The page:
Opinion: California should continue to reject New York’s Gun Control War Against Ordinary Americans


I think it is important to revisit the topic of gun control every now and again. A couple of recent legal developments on the opposite coasts have prompted me to reexamine the bidding process on America’s Second Amendment policy.

The first was the spectacular failure of California Senate Bill 918, a concealed carry law that would have instituted a series of restrictions on the issuance of permits. Despite extensive lobbying by Rob Bonta, California’s Attorney General, and support from Governor Gavin Newsom on the day of voting, not enough members of California’s Democratic-controlled Legislature were able to be convinced to support the bill. It was opposed by too many Californians representing too many constituents in the state. The state is nearly as big as the entire eastern seaboard. Newsom, Bonta and other gun control activists legislators stated they would try it again in the latter part of the year after there is no voter backlash from the November midterm elections.

But, I think that this law shouldn’t be ever considered again due to how degrading and rude it is toward the average citizen of America.

SB 918 is a copycat bill closely following the template of the State of New York’s Concealed Carry Improvement Act (CCIA) that was railroaded to passage earlier this year following the Supreme Court decision to gut the discretionary issue permit laws of New York and other states, including California. New York was furious at the Supreme Court’s declaration of a minefield tapestry in restricted spaces and presumption that denials are possible. It also demanded the surrender of personal privacy and to be judged as good moral characters by the state, which raised a lot of First Amendment concerns.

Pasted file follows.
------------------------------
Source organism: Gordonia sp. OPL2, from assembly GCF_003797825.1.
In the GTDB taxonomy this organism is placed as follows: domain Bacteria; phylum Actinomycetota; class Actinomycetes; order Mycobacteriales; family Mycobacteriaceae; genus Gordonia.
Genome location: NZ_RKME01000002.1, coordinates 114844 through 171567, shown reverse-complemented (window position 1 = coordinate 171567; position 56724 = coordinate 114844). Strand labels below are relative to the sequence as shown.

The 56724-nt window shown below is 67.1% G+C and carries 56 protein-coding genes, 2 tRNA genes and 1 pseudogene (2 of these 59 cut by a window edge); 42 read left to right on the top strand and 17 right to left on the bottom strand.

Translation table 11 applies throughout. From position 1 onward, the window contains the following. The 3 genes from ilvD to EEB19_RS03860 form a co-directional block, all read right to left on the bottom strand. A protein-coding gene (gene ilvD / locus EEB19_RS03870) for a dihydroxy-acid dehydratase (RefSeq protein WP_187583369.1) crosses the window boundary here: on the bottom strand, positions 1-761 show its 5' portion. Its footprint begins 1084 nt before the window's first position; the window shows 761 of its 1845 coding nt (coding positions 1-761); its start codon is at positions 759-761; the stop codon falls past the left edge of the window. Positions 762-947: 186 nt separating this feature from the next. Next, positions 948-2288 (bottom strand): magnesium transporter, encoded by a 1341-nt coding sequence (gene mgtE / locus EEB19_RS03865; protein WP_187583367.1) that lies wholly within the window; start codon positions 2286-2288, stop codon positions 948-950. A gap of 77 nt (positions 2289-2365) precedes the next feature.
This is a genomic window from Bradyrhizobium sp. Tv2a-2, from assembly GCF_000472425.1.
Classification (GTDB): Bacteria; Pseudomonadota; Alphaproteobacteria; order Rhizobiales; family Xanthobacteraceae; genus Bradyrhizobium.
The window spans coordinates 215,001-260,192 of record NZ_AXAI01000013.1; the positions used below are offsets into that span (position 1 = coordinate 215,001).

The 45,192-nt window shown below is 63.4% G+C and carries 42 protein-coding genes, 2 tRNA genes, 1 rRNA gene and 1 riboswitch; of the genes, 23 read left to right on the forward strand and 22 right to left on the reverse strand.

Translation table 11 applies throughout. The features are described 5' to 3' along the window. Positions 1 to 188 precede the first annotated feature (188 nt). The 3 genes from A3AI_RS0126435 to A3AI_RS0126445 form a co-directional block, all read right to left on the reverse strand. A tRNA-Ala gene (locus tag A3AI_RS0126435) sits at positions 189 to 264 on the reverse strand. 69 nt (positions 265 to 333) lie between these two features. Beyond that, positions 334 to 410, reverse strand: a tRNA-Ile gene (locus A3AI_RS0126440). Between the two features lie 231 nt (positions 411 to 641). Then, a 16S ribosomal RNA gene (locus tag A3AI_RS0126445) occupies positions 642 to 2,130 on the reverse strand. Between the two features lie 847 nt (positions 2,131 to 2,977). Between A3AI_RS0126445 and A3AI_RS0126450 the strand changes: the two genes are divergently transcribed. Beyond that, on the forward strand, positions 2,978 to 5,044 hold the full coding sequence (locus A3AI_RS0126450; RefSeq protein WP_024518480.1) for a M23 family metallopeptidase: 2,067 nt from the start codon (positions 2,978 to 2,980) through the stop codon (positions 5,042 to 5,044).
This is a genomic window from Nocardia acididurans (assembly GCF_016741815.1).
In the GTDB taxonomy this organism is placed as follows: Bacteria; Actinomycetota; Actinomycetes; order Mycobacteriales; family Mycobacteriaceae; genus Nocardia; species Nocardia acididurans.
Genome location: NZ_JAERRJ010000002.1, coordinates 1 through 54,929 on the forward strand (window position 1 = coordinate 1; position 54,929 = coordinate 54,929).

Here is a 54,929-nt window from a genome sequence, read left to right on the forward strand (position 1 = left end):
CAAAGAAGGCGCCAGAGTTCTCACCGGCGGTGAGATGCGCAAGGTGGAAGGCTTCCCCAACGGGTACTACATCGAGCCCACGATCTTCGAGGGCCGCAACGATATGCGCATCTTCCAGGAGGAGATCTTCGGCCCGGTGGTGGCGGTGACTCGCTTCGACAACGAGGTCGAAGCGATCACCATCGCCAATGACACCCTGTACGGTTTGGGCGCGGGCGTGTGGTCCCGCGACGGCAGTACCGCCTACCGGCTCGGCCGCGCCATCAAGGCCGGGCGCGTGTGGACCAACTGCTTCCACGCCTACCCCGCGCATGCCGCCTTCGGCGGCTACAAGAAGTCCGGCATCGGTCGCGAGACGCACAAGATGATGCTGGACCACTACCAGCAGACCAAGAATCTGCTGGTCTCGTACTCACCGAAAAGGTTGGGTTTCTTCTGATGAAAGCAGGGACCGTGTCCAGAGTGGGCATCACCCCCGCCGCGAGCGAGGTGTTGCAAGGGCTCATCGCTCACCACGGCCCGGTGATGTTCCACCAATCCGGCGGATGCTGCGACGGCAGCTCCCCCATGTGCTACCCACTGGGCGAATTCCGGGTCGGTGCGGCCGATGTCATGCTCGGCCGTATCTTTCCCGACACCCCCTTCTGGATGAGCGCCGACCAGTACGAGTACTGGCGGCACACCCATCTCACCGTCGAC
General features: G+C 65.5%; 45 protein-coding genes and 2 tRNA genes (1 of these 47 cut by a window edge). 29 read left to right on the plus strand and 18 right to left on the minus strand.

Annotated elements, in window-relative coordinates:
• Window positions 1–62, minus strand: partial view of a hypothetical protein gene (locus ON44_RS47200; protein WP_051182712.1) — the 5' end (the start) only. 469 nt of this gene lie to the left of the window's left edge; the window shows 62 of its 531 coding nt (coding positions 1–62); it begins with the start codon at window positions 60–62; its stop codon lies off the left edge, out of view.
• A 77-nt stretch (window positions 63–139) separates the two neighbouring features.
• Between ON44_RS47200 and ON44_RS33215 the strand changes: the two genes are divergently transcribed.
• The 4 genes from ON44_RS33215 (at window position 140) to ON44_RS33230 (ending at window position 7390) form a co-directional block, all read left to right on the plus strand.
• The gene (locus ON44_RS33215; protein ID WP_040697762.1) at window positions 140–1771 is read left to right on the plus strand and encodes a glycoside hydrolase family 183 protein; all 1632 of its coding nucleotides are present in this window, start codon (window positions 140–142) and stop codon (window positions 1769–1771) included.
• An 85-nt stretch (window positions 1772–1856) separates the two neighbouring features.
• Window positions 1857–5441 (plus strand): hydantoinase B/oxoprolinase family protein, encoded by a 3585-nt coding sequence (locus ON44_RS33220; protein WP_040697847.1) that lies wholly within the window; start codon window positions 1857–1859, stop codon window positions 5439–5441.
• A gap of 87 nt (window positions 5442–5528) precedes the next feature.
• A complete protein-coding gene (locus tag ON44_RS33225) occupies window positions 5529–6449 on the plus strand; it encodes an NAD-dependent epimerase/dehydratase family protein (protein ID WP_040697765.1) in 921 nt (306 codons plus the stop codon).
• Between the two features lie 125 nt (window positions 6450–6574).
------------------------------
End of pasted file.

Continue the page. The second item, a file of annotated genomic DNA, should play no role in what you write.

The CCIA law in New York barely made it through last week’s preliminary injunction, which would have stopped the concealed weapon carry law from going into effect. New York’s CCIA law was put into effect on September 1 2022..

The judge stated in court that he had strong reservations regarding the constitutionality and speed of passage of New York Concealed Carry Improvement Act. (CCIA), which makes New York a maze for concealed carry permit holders, making it impossible to travel from one point to another without being charged with a crime.

The denial of the preliminary order was based upon one thing. The judge determined the bringers of the lawsuit, Ivan Antonyuk, Gun Owners of America, Inc., Gun Owners of America New York, Inc., and Gun Owners Foundation do not have standing because none of them had been factually harmed by the as-yet-to-take-effect law.

The judge invented a game for New Yorkers of chicken. The CCIA gives New York the right to file a lawsuit against the person who is first arrested. This will most likely close down the law as a hammer. New York knows that the case that gave the law its approval contains detailed instructions for what the state should do in an attempt to enforce the law.

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Will someone get arrested for entering a “safe area” that is designated? A Facebook interpretation will allegedly deny a permit renewal. The Facebook page will be interpreted arbitrarily by the family of someone who was killed in “safe spaces” where they could not defend themselves. New York has as many trap doors as there are people.